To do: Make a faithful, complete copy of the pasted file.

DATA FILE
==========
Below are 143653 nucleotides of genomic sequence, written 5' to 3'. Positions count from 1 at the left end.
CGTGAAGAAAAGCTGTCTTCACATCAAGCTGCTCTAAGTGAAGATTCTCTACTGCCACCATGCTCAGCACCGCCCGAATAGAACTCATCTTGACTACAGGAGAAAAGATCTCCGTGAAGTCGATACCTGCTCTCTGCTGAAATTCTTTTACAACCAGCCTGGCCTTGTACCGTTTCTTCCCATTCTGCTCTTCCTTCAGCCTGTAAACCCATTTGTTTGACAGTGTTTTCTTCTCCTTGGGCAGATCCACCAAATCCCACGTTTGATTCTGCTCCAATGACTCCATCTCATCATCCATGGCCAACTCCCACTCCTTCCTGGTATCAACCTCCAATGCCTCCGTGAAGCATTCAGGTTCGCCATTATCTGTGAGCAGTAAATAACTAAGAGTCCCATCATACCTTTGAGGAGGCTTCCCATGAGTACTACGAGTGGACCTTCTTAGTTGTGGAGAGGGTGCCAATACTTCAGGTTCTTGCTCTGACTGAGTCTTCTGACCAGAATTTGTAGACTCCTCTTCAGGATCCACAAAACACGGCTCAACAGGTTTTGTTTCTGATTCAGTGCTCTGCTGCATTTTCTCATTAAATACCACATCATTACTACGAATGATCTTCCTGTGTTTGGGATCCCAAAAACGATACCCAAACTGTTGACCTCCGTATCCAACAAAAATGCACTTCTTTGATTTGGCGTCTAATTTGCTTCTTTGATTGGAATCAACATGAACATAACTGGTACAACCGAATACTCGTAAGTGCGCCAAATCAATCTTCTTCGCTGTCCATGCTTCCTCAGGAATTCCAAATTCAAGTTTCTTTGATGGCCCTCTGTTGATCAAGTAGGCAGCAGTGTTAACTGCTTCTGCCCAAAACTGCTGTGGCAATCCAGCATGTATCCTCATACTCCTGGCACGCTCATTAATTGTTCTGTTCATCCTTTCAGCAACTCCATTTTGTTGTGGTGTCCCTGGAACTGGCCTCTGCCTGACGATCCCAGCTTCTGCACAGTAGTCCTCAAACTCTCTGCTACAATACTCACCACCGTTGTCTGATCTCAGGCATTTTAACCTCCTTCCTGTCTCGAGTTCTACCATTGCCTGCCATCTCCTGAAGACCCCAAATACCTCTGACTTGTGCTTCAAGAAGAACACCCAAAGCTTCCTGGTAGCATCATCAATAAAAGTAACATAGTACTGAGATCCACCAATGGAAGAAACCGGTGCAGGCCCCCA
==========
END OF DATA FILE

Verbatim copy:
Below are 143653 nucleotides of genomic sequence, written 5' to 3'. Positions count from 1 at the left end.
CGTGAAGAAAAGCTGTCTTCACATCAAGCTGCTCTAAGTGAAGATTCTCTACTGCCACCATGCTCAGCACCGCCCGAATAGAACTCATCTTGACTACAGGAGAAAAGATCTCCGTGAAGTCGATACCTGCTCTCTGCTGAAATTCTTTTACAACCAGCCTGGCCTTGTACCGTTTCTTCCCATTCTGCTCTTCCTTCAGCCTGTAAACCCATTTGTTTGACAGTGTTTTCTTCTCCTTGGGCAGATCCACCAAATCCCACGTTTGATTCTGCTCCAATGACTCCATCTCATCATCCATGGCCAACTCCCACTCCTTCCTGGTATCAACCTCCAATGCCTCCGTGAAGCATTCAGGTTCGCCATTATCTGTGAGCAGTAAATAACTAAGAGTCCCATCATACCTTTGAGGAGGCTTCCCATGAGTACTACGAGTGGACCTTCTTAGTTGTGGAGAGGGTGCCAATACTTCAGGTTCTTGCTCTGACTGAGTCTTCTGACCAGAATTTGTAGACTCCTCTTCAGGATCCACAAAACACGGCTCAACAGGTTTTGTTTCTGATTCAGTGCTCTGCTGCATTTTCTCATTAAATACCACATCATTACTACGAATGATCTTCCTGTGTTTGGGATCCCAAAAACGATACCCAAACTGTTGACCTCCGTATCCAACAAAAATGCACTTCTTTGATTTGGCGTCTAATTTGCTTCTTTGATTGGAATCAACATGAACATAACTGGTACAACCGAATACTCGTAAGTGCGCCAAATCAATCTTCTTCGCTGTCCATGCTTCCTCAGGAATTCCAAATTCAAGTTTCTTTGATGGCCCTCTGTTGATCAAGTAGGCAGCAGTGTTAACTGCTTCTGCCCAAAACTGCTGTGGCAATCCAGCATGTATCCTCATACTCCTGGCACGCTCATTAATTGTTCTGTTCATCCTTTCAGCAACTCCATTTTGTTGTGGTGTCCCTGGAACTGGCCTCTGCCTGACGATCCCAGCTTCTGCACAGTAGTCCTCAAACTCTCTGCTACAATACTCACCACCGTTGTCTGATCTCAGGCATTTTAACCTCCTTCCTGTCTCGAGTTCTACCATTGCCTGCCATCTCCTGAAGACCCCAAATACCTCTGACTTGTGCTTCAAGAAGAACACCCAAAGCTTCCTGGTAGCATCATCAATAAAAGTAACATAGTACTGAGATCCACCAATGGAAGAAACCGGTGCAGGCCCCCA